Initiation in Ancient Greek Rituals and Narratives: New Critical Perspectives
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Scholars of classical history and literature have for more than a century accepted `initiation' as a tool for understanding a variety of obscure rituals and myths, ranging from the ancient Greek wedding and adolescent haircutting rituals to initiatory motifs or structures in Greek myth, comedy and tragedy.
In this books an international group of experts including Gloria Ferrari, Fritz Graf and Bruce Lincoln, critique many of these past studies, and challenge strongly the tradition of privileging the concept of initiation as a tool for studying social performances and literary texts, in which changes in status or group membership occur in unusual ways. These new modes of research mark an important turning point in the modern study of the religion and myths of ancient Greece and Rome, making this a valuable collection across a number of classical subjects.
epigram by Ion.27 In Pindar's Nemean 10, the Dioscuri, who share one life by spending each alternate day on earth and the other in Hades, are said to be in the caves of Therapne, en gualois, deep under the earth.28 In Euripides' Andromache 1092^5, the underground caverns at Delphi are both caverns and treasury, they are caverns filled with gold: ``See that man 30 RITE OF PASSAGE OF ANCIENT GREEK WEDDING who moves along the god's caverns (guala) filled with gold, treasure-houses (thesaurous) of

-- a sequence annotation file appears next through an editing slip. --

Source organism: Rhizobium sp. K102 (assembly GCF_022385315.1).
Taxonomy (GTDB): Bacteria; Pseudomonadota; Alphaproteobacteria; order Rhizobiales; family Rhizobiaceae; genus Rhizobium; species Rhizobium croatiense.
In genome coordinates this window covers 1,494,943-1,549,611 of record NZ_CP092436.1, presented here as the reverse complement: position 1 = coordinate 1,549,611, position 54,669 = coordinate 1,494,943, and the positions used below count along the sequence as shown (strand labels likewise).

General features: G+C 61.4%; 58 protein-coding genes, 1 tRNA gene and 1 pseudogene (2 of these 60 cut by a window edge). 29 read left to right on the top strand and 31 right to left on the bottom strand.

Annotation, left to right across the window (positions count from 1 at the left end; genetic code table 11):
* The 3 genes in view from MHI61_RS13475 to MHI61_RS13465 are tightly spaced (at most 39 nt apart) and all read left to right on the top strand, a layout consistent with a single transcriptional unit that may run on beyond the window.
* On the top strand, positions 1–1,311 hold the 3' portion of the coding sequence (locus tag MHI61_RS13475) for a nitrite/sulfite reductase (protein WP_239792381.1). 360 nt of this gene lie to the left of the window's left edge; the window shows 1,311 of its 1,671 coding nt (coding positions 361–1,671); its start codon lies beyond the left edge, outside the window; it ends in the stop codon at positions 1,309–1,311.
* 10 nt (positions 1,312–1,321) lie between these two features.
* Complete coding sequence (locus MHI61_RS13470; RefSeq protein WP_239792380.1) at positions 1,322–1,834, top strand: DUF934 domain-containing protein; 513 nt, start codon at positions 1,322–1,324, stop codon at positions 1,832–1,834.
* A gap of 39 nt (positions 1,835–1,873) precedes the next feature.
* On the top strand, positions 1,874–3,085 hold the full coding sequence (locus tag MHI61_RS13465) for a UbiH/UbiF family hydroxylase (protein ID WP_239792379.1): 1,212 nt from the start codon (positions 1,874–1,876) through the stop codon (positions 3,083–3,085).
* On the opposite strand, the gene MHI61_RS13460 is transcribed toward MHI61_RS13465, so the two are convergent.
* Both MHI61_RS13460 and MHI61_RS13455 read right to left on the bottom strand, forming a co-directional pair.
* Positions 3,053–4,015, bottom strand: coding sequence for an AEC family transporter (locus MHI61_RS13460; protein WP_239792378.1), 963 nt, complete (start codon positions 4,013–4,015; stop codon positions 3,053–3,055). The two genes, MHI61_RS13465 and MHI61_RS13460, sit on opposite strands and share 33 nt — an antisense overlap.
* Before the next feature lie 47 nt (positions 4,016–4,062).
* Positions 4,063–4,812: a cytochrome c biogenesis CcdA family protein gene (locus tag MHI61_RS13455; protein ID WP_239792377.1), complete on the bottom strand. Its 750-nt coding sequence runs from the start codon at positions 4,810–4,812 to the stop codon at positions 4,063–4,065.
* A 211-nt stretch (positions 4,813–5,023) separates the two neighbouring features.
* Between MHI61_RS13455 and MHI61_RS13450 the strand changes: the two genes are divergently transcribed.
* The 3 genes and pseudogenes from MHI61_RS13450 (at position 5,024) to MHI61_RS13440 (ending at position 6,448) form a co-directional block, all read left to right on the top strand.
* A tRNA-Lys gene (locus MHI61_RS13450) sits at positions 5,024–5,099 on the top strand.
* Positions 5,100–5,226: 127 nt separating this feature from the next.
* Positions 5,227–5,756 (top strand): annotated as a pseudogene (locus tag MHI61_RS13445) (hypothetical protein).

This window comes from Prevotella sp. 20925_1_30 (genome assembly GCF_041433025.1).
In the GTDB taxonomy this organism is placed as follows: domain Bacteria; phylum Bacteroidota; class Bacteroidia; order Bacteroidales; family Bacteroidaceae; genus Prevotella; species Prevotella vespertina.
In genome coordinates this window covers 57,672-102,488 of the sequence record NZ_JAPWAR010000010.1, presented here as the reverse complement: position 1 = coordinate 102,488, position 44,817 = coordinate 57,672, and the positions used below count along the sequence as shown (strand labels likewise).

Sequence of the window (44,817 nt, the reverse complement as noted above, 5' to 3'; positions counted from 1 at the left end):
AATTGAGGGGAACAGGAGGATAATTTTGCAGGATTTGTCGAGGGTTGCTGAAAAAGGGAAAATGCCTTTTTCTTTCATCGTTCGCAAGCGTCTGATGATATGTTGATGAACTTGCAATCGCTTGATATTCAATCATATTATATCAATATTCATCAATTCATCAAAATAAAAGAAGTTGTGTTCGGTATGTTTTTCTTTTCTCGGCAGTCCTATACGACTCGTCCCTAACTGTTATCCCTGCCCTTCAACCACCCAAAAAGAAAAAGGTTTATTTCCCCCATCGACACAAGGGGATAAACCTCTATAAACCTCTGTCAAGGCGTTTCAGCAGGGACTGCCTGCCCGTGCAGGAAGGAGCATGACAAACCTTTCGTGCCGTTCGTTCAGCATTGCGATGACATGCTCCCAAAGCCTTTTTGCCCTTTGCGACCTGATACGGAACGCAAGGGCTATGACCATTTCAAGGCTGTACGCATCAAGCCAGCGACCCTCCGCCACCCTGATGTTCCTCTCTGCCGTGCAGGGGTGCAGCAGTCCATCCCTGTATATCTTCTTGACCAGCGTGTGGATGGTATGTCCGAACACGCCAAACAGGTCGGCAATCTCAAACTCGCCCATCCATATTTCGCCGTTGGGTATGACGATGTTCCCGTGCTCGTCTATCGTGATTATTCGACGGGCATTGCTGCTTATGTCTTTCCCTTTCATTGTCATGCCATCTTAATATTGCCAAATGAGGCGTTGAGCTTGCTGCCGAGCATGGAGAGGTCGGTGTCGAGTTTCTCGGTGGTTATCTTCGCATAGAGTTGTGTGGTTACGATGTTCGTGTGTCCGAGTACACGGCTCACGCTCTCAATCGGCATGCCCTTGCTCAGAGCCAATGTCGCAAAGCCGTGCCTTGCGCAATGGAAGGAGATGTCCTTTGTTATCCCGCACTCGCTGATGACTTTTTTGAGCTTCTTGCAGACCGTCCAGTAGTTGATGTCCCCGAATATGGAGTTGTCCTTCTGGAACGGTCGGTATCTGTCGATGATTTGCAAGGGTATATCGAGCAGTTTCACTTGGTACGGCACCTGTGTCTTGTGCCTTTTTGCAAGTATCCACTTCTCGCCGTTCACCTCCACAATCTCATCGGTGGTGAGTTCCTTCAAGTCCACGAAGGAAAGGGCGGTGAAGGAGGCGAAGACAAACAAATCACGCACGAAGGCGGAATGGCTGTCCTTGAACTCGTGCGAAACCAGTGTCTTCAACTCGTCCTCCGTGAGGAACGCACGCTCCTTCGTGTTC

of this service is to prepare the 67 CHRISTOPHER A. FARAONE 68 69 70 71 72 73 young woman for marriage'' (with my emphases). The sources, however, say only that they must ``play the bear'' before marriage, with the implied threat that they or perhaps the whole city will perish if the rite is ignored; we have no information on what effect the ceremony has on the woman herself or how it prepares her for marriage. Burkert (1985) 151, I think, comes closer to the truth, when he suggests that
ephebes at the frontiers were, as far as the evidence tells us, not antithetical to the norms of civilized community. We have also seen that the Athenian imaginary does not indiscriminately associate wilderness or antisocial behavior with frontiers, but rather with mountains. It seems to me that we have to conclude that the topographical position of the Athenian ephebes on the frontiers does not impart to them the characteristics of liminality. This does not mean, however, that the ephebes were
class. The ``age cohort'' in question is therefore restricted to the sons of citizen men, and many maturation rites are in fact performed by representatives of this class only. Finally, some scholars acknowledge that in many cities there is no single rite that is ``necessary and sufficient'' for admission to citizenship. In Athens, for example, induction into a phratry, induction into a deme, and swearing the oath of citizenship took place on three separate occasions over a period of two years.
agoª geª . They are a declaration of the act of heterosexual initiation, as it were. Such an interpretation is compatible with the epithet of Aphrodite Skotia (``the dark one'') who has been connected on other grounds with the initiation of young men on Crete.69 `Dark Aphrodite' may be interpreted as the goddess who operates at night. Furthermore, the role of Aphrodite as a patroness of the ephebe Theseus becomes comprehensible if the goddess is an initiatrix.70 Conversely, Hippolytus is a failed